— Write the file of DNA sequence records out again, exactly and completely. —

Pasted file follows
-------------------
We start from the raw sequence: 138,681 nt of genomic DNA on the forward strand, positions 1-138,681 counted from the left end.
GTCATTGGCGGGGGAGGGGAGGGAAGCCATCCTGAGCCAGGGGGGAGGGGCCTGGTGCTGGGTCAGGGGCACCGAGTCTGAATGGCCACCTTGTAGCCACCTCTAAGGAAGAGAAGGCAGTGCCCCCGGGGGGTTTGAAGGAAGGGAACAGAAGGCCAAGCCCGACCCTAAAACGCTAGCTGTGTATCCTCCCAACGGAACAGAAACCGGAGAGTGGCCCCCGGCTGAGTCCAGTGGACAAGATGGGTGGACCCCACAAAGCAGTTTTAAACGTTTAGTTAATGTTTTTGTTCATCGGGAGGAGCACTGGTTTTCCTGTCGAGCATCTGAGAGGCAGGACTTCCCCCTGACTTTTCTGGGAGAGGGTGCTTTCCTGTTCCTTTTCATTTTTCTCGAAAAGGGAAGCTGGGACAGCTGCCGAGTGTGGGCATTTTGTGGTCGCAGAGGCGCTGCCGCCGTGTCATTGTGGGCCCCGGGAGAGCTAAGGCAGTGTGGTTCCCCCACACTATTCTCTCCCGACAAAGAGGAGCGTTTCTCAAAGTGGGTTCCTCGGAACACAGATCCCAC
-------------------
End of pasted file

We start from the raw sequence: 138,681 nt of genomic DNA on the forward strand, positions 1-138,681 counted from the left end.
GTCATTGGCGGGGGAGGGGAGGGAAGCCATCCTGAGCCAGGGGGGAGGGGCCTGGTGCTGGGTCAGGGGCACCGAGTCTGAATGGCCACCTTGTAGCCACCTCTAAGGAAGAGAAGGCAGTGCCCCCGGGGGGTTTGAAGGAAGGGAACAGAAGGCCAAGCCCGACCCTAAAACGCTAGCTGTGTATCCTCCCAACGGAACAGAAACCGGAGAGTGGCCCCCGGCTGAGTCCAGTGGACAAGATGGGTGGACCCCACAAAGCAGTTTTAAACGTTTAGTTAATGTTTTTGTTCATCGGGAGGAGCACTGGTTTTCCTGTCGAGCATCTGAGAGGCAGGACTTCCCCCTGACTTTTCTGGGAGAGGGTGCTTTCCTGTTCCTTTTCATTTTTCTCGAAAAGGGAAGCTGGGACAGCTGCCGAGTGTGGGCATTTTGTGGTCGCAGAGGCGCTGCCGCCGTGTCATTGTGGGCCCCGGGAGAGCTAAGGCAGTGTGGTTCCCCCACACTATTCTCTCCCGACAAAGAGGAGCGTTTCTCAAAGTGGGTTCCTCGGAACACAGATCCCAC